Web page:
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Letter to the Editor: 'White Christmas' was a team effort that paid off

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I woke up at 4 a.m. this morning and got to thinking about "White Christmas," and what a wonderful experience it was. And what a monstrous team effort it was. Hopefully, the 2,500 people who attended the five performances these past two weekends enjoyed it as much as the 100-or-so people who were involved in putting it on.

It always takes an astoundingly intricate team to put on a show, and "White Christmas" presented its own special challenges...but those challenges created an end product that each and every participant is proud of.

Who are the team members? Without naming names, here's a look at who they are. As I write this, it makes me shake my head!

-Director has the challenge of finding the right person for the right role. And of assembling the production team and keeping them all on track. And of injecting the countless creative nuances that make magic on stage, while allowing/encouraging actors to create their own personas and nuances.

-About 60 or so actors and singers face the challenge of morphing a scripted character into a real-life person on stage. So you don't think that actor is somebody "playing" a person - they "are" that person. And of mastering scripts, scores and dances.

-Orchestra faces the challenge of knowing when to command the auditorium, and when to complement what's happening on stage. Theirs is a delicate dance, (sometimes they lead, sometimes they follow) making sure the pit and the stage are in step with each other.

-Choreographer brings a creative flair to what's happening on stage. And determines when to unleash dancer athleticism, and when to subtly rein it in. An integral part of the magic!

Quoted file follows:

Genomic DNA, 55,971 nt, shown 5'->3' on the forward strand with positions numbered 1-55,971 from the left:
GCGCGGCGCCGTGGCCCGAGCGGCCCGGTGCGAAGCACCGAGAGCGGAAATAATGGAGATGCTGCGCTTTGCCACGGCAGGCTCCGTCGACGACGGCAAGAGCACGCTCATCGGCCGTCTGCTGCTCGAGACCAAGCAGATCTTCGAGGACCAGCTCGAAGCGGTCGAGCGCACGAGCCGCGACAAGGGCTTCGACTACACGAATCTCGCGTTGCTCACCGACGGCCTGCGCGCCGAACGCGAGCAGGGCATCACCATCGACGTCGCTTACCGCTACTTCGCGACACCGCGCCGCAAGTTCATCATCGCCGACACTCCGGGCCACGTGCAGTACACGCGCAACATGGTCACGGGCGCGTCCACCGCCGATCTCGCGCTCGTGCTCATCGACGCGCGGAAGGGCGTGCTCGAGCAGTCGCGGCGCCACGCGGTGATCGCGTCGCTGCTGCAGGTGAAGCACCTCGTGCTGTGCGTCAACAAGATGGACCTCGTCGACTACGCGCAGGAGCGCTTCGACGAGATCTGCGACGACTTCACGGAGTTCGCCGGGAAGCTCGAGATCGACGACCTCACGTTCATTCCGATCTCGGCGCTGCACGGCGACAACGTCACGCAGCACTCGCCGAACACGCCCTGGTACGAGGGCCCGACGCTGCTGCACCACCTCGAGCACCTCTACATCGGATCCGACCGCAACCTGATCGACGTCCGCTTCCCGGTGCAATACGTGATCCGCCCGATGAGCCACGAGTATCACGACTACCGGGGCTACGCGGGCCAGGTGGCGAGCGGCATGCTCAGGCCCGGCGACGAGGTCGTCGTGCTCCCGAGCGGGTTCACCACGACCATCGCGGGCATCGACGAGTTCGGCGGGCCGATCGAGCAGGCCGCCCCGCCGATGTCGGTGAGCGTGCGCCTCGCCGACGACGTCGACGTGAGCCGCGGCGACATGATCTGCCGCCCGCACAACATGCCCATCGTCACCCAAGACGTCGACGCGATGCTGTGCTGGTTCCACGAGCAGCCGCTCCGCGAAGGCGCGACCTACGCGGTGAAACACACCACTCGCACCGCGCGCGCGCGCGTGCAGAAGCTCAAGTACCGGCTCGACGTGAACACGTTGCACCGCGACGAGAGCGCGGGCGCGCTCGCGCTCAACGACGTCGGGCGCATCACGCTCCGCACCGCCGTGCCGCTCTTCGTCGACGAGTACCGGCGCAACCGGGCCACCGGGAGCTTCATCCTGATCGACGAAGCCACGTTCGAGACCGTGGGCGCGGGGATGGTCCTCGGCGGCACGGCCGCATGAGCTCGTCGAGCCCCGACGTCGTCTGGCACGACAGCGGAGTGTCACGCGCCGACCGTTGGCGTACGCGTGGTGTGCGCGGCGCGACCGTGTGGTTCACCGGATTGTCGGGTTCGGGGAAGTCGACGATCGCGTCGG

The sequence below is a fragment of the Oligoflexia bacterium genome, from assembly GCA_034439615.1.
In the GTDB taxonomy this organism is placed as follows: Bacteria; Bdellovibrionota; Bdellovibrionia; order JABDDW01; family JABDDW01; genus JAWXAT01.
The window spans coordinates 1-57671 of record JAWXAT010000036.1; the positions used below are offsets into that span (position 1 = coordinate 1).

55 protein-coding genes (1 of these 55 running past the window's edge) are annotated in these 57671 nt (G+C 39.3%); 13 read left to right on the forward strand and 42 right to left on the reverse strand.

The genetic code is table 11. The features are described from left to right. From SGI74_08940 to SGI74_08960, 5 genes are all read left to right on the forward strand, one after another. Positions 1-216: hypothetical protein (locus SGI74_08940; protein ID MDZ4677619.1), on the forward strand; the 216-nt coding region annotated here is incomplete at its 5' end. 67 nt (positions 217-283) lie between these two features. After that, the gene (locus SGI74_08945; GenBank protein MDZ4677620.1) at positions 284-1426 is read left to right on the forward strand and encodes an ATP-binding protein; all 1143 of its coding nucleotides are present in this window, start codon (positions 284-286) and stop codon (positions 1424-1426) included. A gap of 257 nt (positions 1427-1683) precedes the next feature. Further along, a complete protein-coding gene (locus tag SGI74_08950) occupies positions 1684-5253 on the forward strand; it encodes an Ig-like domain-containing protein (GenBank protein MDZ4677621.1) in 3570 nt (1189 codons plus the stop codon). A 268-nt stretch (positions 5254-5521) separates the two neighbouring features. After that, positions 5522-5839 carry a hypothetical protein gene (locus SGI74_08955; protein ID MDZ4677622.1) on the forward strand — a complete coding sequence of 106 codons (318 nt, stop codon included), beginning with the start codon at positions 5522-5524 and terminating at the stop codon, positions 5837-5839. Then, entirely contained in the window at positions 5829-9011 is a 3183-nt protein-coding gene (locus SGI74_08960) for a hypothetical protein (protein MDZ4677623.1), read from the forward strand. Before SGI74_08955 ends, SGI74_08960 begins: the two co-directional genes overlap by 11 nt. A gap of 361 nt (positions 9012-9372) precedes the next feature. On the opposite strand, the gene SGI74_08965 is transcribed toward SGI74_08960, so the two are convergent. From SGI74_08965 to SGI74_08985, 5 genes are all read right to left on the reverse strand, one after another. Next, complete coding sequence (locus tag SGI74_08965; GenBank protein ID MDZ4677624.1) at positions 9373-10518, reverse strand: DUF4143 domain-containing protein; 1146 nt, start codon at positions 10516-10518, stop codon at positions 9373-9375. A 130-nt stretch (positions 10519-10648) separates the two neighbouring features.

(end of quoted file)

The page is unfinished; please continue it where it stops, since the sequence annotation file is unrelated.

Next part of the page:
-Set designer has to figure out how to transport audiences to WWII. And to a resort in Vermont. And inside a barn. And to dressing rooms. And inside Perham's biggest gift box! (And the designer, director, cast members and other volunteers get the task of carpentering these conceptuals into stage sets!)

-Sound man has to "herd" about 14 cordless mics into compliance. And figure out what to do when batteries or microphones die mid-performance, and to react when a mic gets into a scrap with another mic. And to elevate soft-voiced actors, while toning down the boisterous-voiced ones.

-Light man has to know when to use a spotlight left, or a spotlight right. And when to flood the stage in blue. And when to fill the stage with lumens. A good light man is one you don't even notice. Betcha nobody noticed the "White Christmas" light man.

-Stage manager has to keep things flowing for three hours. Sets to change. Scenes to announce. Curtains opened, curtains closed. Make sure everybody and everything is ready for the next scene, then launch lights, sound, orchestra and actors. Then do it again. And again.

-Makeup artists have the task of making sure there are no "ghosts" on stage. Stage lights tend to do that to people. And what about all those retro hair-dos? They don't do them in 2012 like they did in 1944 and 1954.

-The school is the ultimate team member, providing an umbrella for the whole operation. Costumes? Check. Personnel? Check. Lumber for set construction? Check. Snow-making machine? Check. Venue? Check.

-And finally, moms, dads and spouses are important members of the team. A lot of give-and-take has taken place in the three months of preparation for "White Christmas." Cast members have nearly 100 on-stage hours invested by the time it's "show-time." And that doesn't include memorization and choreography. There were a lot of proud family partners in the audience these past two weekends.

So there you have it. It takes a "team" to raise a "play." Now, maybe I'll be able to sleep a little later tomorrow morning.

P.S... Although I said I wasn't going to name names, I'm going to go back on my word. I want to say "thanks" to my dad, Staff Sgt. Gil Johnson, for leaving a bride of three months to spend the entire WWII in the South Pacific. He contacted me from the permanent residence in Fort Snelling that he shares with that same wife of 54 years, and said he'd be honored if General Waverly wore his WWII dress uniform for "White Christmas." I was proud to honor his request.

Chuck Johnson

Perham, MN

Johnson played General Waverly in this year's Perham community musical, "White Christmas."

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